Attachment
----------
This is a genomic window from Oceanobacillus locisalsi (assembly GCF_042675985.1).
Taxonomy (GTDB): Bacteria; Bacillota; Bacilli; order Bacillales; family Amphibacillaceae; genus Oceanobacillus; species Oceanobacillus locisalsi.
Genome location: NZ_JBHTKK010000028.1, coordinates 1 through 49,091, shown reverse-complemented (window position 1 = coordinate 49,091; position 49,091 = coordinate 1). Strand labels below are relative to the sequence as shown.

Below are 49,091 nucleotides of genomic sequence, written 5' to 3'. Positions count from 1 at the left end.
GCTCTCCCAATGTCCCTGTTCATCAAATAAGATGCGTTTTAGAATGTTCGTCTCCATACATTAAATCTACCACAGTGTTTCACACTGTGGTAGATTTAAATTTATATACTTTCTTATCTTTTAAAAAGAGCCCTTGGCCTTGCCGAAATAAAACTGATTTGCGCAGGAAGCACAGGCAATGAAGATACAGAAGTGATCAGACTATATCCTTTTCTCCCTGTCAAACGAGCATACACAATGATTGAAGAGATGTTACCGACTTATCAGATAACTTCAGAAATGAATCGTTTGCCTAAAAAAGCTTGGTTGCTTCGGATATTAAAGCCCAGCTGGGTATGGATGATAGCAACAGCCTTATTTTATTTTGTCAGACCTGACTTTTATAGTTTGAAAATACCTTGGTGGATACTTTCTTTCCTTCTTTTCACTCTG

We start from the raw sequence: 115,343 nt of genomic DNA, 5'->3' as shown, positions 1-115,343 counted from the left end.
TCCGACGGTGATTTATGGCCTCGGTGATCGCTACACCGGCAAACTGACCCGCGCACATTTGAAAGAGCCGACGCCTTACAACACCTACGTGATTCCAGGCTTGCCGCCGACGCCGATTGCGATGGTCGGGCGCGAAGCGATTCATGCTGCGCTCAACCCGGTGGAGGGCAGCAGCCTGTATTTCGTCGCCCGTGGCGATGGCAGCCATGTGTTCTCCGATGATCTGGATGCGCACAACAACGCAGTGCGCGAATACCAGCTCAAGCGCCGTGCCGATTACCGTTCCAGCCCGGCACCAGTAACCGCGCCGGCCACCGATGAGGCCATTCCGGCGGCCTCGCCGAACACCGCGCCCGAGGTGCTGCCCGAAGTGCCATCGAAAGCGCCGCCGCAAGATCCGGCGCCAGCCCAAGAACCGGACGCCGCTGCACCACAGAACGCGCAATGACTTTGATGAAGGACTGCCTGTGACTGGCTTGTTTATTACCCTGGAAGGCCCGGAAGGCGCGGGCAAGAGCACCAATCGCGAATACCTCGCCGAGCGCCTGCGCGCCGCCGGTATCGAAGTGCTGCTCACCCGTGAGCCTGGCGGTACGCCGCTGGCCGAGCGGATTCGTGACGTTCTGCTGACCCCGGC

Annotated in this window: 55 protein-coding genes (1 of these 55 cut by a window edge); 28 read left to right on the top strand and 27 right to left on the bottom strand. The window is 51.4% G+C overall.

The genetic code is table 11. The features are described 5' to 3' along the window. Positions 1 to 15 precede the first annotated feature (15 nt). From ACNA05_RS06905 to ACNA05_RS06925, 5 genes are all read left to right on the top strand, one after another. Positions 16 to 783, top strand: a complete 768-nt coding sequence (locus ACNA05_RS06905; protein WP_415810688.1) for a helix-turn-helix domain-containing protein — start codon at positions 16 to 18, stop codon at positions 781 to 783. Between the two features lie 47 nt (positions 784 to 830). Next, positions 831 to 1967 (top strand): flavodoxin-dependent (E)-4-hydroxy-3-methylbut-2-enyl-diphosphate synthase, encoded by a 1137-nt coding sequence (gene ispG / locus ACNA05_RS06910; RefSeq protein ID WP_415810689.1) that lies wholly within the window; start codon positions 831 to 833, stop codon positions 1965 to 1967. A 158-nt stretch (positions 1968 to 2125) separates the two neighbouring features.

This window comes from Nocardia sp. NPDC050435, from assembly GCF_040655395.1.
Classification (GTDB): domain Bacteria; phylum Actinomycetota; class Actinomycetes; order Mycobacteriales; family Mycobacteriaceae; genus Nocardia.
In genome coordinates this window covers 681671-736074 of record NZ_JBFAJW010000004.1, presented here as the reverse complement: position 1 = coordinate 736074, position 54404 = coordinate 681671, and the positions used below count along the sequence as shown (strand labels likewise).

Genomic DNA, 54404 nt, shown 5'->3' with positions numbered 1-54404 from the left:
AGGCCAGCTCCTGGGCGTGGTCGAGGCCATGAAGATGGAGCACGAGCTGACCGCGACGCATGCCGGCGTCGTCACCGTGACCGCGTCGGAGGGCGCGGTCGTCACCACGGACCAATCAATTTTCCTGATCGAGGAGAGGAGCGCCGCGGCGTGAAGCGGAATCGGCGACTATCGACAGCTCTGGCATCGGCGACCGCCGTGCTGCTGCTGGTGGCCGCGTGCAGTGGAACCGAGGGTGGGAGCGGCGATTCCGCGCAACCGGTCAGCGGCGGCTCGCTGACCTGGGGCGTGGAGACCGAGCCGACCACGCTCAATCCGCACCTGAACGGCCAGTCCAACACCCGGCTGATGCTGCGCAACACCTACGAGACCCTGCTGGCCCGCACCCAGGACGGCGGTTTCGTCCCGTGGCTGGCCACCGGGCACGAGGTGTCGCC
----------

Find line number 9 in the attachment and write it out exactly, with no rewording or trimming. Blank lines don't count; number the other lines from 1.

The genetic code is table 11. The features are described 5' to 3' along the window. Positions 1 to 15 precede the first annotated feature (15 nt). From ACNA05_RS06905 to ACNA05_RS06925, 5 genes are all read left to right on the top strand, one after another. Positions 16 to 783, top strand: a complete 768-nt coding sequence (locus ACNA05_RS06905; protein WP_415810688.1) for a helix-turn-helix domain-containing protein — start codon at positions 16 to 18, stop codon at positions 781 to 783. Between the two features lie 47 nt (positions 784 to 830). Next, positions 831 to 1967 (top strand): flavodoxin-dependent (E)-4-hydroxy-3-methylbut-2-enyl-diphosphate synthase, encoded by a 1137-nt coding sequence (gene ispG / locus ACNA05_RS06910; RefSeq protein ID WP_415810689.1) that lies wholly within the window; start codon positions 831 to 833, stop codon positions 1965 to 1967. A 158-nt stretch (positions 1968 to 2125) separates the two neighbouring features.